A Coromandel councillor is hoping to convince local and central government to contribute financially to the clean-up effort on northern Coromandel farmland hit by flash flooding.
Farmers are estimating 1 metre of rain fell in just six hours on 10 June, flooding homes and causing large scale erosion
Waikato regional councillor, Clyde Graf, has released a video, showing the damage done to properties by huge trees and boulders sent down eight valleys in the torrent.
Farmers have said it will take years to clean up the damage.
The Port Jackson Road is due to reopen on Sunday to get stock out of the area, which cannot be grazed locally because paddocks are covered in silt and fences have been washed out to sea.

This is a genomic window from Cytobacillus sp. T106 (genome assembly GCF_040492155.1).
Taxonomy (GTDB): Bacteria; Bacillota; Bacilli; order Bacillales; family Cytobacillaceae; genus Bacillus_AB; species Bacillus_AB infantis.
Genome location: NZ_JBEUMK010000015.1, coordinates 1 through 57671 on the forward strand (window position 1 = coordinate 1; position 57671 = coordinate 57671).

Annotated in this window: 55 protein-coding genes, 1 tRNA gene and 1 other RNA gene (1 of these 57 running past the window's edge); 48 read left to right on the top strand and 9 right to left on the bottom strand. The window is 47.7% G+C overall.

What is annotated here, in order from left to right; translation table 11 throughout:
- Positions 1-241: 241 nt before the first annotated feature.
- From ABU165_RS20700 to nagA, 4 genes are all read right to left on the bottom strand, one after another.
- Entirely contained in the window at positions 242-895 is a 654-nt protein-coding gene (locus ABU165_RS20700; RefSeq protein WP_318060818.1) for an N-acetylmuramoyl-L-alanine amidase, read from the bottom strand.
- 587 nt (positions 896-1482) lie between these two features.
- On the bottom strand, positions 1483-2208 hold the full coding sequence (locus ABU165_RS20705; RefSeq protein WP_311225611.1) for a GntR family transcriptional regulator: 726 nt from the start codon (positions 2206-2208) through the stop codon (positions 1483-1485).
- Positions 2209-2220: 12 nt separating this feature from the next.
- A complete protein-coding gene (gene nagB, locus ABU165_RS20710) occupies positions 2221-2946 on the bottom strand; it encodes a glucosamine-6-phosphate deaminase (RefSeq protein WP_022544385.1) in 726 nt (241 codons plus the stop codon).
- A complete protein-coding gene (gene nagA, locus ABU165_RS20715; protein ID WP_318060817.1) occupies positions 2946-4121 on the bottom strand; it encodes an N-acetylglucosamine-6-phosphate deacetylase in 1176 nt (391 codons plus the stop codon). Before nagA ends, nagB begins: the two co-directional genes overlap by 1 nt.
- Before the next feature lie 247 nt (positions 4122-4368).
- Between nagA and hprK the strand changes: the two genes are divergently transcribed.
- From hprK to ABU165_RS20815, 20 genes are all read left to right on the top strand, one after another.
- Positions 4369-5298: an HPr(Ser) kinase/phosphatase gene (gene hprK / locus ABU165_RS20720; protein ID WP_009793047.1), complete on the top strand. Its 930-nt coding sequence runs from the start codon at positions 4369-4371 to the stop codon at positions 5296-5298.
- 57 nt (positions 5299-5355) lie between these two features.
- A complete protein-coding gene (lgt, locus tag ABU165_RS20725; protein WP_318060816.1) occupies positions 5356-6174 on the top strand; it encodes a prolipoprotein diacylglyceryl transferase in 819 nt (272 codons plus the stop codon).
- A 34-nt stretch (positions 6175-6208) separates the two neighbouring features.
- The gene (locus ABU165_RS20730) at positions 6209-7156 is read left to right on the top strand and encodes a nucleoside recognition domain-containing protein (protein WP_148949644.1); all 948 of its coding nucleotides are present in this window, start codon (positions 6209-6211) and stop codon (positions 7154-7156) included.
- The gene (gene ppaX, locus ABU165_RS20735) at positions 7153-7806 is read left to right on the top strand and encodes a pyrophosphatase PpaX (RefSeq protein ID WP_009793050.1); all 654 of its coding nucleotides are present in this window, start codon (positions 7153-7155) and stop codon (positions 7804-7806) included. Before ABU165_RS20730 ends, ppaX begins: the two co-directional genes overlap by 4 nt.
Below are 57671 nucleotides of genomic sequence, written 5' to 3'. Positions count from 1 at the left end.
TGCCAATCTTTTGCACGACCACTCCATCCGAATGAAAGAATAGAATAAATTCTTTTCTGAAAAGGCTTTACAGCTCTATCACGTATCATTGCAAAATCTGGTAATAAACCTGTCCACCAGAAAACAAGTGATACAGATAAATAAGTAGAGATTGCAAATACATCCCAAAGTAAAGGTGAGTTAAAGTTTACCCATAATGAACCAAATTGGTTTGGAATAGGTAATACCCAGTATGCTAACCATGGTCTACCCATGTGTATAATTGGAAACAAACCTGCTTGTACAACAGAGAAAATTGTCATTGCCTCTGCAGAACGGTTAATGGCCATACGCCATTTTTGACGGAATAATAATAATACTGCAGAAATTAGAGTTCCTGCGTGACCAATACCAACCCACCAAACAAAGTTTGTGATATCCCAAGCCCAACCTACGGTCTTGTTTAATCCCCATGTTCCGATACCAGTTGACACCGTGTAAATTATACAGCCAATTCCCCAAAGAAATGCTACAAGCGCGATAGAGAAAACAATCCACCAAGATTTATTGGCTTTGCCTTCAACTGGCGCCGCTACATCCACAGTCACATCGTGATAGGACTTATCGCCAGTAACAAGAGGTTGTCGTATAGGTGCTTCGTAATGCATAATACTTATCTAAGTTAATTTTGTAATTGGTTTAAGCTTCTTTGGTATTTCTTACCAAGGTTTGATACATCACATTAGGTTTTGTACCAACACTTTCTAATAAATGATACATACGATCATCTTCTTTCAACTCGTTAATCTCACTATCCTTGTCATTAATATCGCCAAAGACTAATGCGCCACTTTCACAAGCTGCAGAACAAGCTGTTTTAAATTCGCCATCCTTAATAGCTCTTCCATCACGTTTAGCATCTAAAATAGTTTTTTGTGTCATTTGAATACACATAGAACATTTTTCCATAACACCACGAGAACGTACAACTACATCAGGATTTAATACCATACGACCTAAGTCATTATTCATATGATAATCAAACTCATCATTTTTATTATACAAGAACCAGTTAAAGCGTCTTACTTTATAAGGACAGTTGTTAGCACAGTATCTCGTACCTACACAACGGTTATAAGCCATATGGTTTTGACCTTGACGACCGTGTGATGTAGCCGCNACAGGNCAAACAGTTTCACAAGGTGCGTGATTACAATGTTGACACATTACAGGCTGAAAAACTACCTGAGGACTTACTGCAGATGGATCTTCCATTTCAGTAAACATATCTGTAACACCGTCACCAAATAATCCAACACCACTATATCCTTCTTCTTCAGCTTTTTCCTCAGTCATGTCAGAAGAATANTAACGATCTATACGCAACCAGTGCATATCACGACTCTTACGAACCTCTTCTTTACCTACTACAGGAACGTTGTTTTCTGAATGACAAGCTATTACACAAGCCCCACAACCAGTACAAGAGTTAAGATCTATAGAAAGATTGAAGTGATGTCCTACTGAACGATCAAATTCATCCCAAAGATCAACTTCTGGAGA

Mr Graf said the area will need a lot of help from the regional council and the Ministry for Primary Industries.
Harold Ward, a Coromandel beef farmer, said the storm brought down massive trees and boulders, washed out roads, flooded homes and wrecked farmland.
He said the main house on his farm was ankle deep in water, and is unhabitable.
He said luckily his elderly mother, who lives there, was away at the time of the flood but many of her personal possessions and documents were destroyed.
Mr Ward said established gardens around the house have also been destroyed.
Chairperson of Waikato regional council, Paula Southgate, said she will talk with the district's mayor early next week to find out what extra help is needed.
Thames Coromandel mayor, Glenn Leach, said the district council has been helping people affected by the flooding.
But some people spoken to in the video say they need more outside assistance.